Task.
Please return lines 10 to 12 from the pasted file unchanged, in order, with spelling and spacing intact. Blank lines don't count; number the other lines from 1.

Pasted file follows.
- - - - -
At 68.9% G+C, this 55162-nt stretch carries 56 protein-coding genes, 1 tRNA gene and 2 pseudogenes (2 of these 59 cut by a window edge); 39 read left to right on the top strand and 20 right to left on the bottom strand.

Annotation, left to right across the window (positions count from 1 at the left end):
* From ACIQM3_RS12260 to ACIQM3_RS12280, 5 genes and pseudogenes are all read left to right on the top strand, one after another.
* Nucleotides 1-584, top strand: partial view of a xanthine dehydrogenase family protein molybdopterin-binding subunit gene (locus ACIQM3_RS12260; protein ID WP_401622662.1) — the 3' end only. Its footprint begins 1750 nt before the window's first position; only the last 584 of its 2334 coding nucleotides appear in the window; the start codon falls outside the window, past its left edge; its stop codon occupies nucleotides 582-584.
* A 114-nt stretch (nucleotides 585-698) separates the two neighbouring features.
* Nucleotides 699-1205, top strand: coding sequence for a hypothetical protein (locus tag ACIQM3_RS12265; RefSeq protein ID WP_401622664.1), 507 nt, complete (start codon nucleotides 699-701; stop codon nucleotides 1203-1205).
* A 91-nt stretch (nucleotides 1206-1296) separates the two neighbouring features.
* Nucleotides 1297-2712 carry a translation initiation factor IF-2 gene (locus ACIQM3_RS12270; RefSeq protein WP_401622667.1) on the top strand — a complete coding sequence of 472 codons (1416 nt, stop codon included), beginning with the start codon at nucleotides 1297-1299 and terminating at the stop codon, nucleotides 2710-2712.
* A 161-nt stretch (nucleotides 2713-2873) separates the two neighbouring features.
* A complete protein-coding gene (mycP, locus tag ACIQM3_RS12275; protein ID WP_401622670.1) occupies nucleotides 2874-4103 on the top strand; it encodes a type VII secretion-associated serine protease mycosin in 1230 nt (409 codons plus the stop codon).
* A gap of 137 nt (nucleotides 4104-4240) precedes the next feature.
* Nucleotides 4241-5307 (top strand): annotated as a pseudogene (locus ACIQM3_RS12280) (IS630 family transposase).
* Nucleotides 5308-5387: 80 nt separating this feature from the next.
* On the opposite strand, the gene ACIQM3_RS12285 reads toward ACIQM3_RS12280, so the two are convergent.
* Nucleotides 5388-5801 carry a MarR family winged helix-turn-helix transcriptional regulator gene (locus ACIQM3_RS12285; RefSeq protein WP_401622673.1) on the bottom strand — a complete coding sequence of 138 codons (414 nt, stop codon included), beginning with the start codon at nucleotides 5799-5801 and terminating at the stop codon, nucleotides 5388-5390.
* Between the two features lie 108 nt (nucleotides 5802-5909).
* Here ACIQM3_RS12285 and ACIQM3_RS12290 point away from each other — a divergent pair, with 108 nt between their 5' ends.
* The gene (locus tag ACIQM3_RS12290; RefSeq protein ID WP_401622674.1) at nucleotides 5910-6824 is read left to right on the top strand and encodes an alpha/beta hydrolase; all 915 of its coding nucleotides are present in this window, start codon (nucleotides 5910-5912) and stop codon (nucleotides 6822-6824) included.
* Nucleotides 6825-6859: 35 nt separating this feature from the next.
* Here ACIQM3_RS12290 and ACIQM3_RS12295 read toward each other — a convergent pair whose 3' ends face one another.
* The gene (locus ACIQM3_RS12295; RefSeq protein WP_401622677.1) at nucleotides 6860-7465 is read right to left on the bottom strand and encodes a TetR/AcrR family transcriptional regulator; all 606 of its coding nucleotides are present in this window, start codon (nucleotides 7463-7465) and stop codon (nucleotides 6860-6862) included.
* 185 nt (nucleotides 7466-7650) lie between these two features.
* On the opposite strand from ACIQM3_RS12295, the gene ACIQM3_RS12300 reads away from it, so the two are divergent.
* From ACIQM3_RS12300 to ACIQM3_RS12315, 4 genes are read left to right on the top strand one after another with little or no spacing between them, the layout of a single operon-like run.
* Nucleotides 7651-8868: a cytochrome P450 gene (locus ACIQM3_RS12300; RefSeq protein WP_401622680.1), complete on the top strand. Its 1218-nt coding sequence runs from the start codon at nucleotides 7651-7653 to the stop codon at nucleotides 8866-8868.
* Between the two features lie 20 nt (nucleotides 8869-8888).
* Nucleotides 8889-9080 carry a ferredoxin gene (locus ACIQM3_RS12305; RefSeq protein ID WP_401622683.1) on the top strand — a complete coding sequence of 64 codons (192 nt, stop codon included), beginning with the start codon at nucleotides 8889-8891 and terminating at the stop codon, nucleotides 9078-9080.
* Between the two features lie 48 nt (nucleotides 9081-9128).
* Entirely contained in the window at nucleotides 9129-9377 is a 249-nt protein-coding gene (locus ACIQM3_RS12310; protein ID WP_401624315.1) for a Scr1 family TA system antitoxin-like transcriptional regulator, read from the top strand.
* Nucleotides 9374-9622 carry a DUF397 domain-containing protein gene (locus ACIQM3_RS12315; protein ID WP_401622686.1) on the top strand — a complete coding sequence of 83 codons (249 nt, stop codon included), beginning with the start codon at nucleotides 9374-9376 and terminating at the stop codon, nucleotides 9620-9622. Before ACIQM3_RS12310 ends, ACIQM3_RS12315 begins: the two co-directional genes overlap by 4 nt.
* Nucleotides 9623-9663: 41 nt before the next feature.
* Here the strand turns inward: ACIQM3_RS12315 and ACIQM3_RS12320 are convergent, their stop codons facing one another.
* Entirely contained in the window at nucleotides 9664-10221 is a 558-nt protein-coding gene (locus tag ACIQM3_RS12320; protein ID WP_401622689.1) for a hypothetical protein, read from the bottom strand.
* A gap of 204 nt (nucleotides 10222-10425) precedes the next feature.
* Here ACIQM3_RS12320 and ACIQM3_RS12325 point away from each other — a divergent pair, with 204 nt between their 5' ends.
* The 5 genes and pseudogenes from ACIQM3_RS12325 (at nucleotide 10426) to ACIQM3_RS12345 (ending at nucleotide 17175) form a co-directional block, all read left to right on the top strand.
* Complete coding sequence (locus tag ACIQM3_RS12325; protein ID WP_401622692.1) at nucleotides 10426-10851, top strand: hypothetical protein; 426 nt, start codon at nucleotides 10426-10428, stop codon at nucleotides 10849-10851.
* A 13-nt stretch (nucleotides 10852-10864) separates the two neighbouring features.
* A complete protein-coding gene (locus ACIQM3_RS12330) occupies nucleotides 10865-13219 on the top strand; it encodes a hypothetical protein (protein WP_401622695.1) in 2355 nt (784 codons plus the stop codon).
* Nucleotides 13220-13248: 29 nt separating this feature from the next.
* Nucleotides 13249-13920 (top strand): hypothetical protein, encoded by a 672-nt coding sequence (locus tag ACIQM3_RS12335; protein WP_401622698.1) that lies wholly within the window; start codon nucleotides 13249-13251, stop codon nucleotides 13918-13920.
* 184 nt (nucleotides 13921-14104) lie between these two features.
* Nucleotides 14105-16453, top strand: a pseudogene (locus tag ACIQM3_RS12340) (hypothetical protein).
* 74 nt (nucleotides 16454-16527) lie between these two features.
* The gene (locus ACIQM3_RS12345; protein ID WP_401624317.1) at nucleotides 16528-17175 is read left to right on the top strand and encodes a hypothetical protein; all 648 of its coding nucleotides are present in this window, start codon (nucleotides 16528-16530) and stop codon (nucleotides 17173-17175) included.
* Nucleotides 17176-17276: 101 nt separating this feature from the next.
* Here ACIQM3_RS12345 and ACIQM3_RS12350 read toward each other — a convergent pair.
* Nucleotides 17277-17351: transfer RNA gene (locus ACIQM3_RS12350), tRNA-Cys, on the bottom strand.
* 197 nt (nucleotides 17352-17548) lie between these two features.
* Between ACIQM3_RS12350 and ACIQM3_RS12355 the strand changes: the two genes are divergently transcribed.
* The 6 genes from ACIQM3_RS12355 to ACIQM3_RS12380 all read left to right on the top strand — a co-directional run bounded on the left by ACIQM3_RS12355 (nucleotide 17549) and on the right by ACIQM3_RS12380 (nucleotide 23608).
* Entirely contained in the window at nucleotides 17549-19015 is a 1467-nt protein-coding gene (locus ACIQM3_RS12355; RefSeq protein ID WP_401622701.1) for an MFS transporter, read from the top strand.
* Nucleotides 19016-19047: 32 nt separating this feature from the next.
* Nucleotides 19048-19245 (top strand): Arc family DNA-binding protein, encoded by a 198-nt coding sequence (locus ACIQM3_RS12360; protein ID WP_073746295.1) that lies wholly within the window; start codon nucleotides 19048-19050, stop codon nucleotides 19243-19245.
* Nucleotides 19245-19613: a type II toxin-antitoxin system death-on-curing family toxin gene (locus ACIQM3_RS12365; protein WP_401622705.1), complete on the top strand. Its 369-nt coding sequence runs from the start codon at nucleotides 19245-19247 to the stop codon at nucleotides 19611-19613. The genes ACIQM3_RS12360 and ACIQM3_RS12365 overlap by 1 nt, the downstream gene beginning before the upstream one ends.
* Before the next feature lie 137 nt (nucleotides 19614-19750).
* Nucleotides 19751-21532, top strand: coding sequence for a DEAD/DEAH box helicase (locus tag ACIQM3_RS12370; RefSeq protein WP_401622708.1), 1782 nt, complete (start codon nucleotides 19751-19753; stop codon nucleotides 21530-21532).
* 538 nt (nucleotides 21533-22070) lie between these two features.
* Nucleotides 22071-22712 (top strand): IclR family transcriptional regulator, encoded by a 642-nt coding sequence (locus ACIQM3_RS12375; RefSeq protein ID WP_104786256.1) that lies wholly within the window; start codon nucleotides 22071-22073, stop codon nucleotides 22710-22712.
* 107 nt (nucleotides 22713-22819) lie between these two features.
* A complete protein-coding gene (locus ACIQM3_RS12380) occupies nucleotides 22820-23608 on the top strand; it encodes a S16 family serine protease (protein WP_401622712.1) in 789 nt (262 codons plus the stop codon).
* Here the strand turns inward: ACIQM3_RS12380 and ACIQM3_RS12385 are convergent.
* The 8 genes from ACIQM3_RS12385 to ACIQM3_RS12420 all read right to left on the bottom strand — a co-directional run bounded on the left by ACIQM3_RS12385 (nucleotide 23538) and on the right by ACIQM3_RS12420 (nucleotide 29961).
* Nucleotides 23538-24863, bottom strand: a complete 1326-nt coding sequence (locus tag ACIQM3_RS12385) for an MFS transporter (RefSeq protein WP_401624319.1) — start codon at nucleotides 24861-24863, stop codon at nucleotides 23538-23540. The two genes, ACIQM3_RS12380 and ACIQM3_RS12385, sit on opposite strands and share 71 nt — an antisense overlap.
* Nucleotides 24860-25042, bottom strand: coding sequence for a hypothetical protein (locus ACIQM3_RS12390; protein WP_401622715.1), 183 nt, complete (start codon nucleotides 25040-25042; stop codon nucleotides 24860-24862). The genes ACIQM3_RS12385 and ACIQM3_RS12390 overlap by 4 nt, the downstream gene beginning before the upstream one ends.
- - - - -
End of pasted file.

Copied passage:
* A complete protein-coding gene (mycP, locus tag ACIQM3_RS12275; protein ID WP_401622670.1) occupies nucleotides 2874-4103 on the top strand; it encodes a type VII secretion-associated serine protease mycosin in 1230 nt (409 codons plus the stop codon).
* A gap of 137 nt (nucleotides 4104-4240) precedes the next feature.
* Nucleotides 4241-5307 (top strand): annotated as a pseudogene (locus ACIQM3_RS12280) (IS630 family transposase).